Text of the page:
Staff and volunteers handling and serving food within a charity are required to be trained and/or supervised appropriate to the level of activity they are involved in. There are a number of training options available which include developing an in-house training programme for staff based on the FSAI’s Safe Food to Go booklet and/or the FSAI’s Guides to Food Safety Training.
The training guides detail the food safety skills food handlers and non-food handlers should demonstrate in the workplace.
Other training options are as follows:
- Attend the FSAI’s ‘Food Safety and You’ course which provides staff with the skills to carry out training of their own staff
- Avail of an independent trainer provider
- Avail of e-learning programmes
Are food bank/food redistribution centres required to maintain a HACCP system?
Yes, all food businesses, including food banks/food redistribution centres, are required to put in place and maintain a food safety management system based on the principles of HACCP (Hazard Analysis and Critical Control Point). There is a requirement to ensure that all steps are put in place to prevent a hazard causing a risk to the safety of the food. Hazards include:
- Microbiological, e.g. bacteria, viruses
- Chemical, e.g. cleaning solutions, pest control agents
- Physical, e.g. glass, jewellery, screws
- Allergens, e.g. any one of the allergens listed in Appendix 1
The complexity of the food safety management system will depend on the nature and size of the business. Additional guidance is available from the FSAI and in the National Standards Authority of Ireland’s I.S 341 document Hygiene in Food Retailing and Wholesaling.
Can food received by a food bank/food redistrubtion centre be frozen on the ‘use-by’ date?
Yes, however only provided that:
- The food is suitable for freezing, e.g., as indicated by manufacturer’s instructions
- The food is in an acceptable condition
- The food is frozen before midnight on the ‘use-by’ date
- This new step is included in the food safety management system and
- The instructions for use are provided which make it clear that the product should be thawed under refrigeration and cooked immediately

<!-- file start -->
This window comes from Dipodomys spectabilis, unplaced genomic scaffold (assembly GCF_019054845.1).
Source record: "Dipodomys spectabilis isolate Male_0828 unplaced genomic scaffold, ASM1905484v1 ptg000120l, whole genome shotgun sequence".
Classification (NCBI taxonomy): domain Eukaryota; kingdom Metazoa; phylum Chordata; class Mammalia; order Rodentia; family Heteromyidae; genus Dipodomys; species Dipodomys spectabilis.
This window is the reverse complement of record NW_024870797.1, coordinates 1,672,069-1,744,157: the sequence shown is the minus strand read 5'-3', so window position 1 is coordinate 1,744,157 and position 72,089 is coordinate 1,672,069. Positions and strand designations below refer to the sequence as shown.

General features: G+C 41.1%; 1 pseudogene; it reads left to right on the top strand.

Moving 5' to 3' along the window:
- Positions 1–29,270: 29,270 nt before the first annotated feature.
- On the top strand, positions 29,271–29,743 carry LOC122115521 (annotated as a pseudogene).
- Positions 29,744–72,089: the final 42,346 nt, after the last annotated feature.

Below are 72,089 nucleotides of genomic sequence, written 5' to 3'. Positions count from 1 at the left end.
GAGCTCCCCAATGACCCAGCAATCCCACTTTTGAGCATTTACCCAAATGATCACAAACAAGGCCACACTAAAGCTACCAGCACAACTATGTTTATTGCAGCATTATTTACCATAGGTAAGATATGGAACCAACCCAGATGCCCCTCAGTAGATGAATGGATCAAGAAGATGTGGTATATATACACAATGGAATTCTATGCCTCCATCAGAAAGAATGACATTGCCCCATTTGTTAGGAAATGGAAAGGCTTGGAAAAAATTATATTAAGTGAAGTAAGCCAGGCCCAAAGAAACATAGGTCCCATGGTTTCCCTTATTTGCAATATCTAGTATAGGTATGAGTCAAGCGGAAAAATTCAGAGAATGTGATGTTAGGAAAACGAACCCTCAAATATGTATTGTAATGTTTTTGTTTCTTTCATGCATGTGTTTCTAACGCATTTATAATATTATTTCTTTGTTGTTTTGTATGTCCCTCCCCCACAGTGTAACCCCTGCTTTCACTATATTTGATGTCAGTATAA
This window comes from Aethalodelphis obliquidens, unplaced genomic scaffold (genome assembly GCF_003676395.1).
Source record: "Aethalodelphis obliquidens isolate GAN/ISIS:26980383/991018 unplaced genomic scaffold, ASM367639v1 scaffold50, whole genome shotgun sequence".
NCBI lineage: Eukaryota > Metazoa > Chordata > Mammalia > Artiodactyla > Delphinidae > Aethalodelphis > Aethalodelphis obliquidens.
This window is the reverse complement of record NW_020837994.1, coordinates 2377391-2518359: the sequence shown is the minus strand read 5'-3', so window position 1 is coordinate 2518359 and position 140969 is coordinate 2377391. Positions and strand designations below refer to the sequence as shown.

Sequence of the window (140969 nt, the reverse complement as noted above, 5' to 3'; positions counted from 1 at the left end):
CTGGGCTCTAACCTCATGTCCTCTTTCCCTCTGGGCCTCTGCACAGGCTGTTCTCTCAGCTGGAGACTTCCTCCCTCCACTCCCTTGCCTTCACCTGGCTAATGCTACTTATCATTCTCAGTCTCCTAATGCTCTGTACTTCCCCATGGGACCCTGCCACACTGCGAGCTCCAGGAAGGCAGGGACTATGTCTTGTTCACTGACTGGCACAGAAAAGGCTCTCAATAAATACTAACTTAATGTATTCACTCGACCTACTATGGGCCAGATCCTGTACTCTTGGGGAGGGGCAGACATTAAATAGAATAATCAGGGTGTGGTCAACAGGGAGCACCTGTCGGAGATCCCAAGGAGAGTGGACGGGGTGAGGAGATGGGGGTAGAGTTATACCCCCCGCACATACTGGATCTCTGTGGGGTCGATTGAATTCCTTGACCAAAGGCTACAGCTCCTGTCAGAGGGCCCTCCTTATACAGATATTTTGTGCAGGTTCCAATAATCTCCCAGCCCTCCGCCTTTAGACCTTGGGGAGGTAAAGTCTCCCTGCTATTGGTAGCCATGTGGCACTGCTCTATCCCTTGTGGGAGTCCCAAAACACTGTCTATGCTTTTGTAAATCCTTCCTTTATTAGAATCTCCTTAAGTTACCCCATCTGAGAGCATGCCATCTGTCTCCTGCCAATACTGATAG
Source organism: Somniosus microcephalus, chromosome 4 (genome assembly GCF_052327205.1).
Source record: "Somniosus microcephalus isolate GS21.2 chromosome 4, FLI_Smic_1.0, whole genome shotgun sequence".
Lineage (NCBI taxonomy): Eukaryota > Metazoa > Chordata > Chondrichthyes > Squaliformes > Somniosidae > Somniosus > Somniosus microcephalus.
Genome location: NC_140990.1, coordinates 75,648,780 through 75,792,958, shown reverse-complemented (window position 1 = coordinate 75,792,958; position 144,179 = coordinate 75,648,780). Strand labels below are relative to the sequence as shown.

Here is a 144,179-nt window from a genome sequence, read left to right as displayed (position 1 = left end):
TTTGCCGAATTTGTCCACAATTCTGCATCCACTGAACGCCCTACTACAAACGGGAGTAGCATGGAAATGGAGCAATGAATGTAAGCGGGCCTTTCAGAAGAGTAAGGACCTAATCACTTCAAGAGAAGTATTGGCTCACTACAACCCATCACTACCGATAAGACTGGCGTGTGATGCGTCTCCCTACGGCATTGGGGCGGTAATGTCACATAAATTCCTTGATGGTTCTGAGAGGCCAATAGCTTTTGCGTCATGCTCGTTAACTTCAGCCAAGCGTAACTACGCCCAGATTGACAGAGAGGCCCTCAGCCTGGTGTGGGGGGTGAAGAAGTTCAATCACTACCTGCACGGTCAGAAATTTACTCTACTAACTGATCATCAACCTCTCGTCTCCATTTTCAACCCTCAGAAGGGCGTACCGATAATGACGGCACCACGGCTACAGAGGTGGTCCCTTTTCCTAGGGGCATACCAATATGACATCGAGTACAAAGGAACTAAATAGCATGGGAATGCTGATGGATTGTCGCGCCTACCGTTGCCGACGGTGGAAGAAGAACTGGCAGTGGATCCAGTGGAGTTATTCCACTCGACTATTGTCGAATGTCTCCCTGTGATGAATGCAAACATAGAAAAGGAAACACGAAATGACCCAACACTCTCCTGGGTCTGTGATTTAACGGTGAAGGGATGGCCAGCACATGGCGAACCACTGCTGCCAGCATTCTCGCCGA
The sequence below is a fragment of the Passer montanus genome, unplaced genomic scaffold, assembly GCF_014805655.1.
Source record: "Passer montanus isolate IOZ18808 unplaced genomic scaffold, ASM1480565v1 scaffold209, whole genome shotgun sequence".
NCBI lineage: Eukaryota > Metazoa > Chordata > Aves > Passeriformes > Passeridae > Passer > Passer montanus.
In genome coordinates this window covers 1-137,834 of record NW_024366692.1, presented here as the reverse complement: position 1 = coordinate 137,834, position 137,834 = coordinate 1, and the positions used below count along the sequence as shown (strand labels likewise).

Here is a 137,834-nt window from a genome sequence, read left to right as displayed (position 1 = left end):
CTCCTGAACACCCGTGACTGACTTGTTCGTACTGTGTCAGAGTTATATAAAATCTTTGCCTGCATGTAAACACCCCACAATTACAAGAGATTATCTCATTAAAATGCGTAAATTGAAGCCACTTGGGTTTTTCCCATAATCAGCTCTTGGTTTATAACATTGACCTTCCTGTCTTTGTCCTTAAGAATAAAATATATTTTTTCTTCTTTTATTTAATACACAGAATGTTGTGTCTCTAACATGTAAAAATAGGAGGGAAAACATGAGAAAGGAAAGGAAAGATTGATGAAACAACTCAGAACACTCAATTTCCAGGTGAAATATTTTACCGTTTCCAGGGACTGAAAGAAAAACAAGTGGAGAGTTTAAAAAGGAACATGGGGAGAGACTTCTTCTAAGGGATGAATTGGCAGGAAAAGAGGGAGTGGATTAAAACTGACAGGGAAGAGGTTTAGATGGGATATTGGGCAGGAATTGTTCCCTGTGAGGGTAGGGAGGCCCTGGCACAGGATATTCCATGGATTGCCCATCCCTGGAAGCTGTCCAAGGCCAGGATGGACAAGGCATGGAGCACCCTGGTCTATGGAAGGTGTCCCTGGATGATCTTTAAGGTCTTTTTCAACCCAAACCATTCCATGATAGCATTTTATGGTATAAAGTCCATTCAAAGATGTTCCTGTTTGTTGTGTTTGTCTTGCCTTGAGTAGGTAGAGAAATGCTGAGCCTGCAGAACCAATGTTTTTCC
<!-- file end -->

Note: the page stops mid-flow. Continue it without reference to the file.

While the food may not be fully frozen before midnight, it must be at least colder than -2 ºC. The labelling requirements, e.g., regarding shelf-life, instructions for use, etc. will change now that the product has been frozen (See Q11).
If the food can be frozen, what labelling information must be declared?
As the food has changed from a fresh to a frozen product , the original labelling will need to be amended and the product label must now also contain the following information:
- Best before date (as opposed to original ‘use-by’ date)
- Date of freezing for meat and fish
- New storage instructions*
- Cooking or defrosting instructions as appropriate
- Name and address of the food business operator responsible for freezing the food, i.e. donor
Where the prepacked food is to be supplied for use in another food business, i.e. the charity, e.g. used as an ingredient, then all the information can be provided either on the outer packaging or in commercial documents with minimum information required on the outer packaging. The minimum information is as follows:
- Name of the product
- ‘Best-before’ date (as opposed to original ‘use-by’date)
- New storage instructions *
- Name and address of the food business operator responsible for freezing the food, i.e. donor
Where the prepacked food could be passed on to the final consumer (via the charity), the above additional information must be on each package along with the remaining mandatory labelling information.
Information which is no longer consistent with the new information must be over- stickered/over-labelled or removed e.g. ‘use-by’ date.
* New storage instructions:
As a rule of thumb, it is recommended that the food be used within one month of freezing. The quality of frozen food will deteriorate over time. If the donating business has evidence to support a longer shelf-life, this can be applied. Instructions for use must be provided where appropriate, e.g. defrost before cooking.
What is the difference between a ‘use-by’ date and a ‘best before’ date?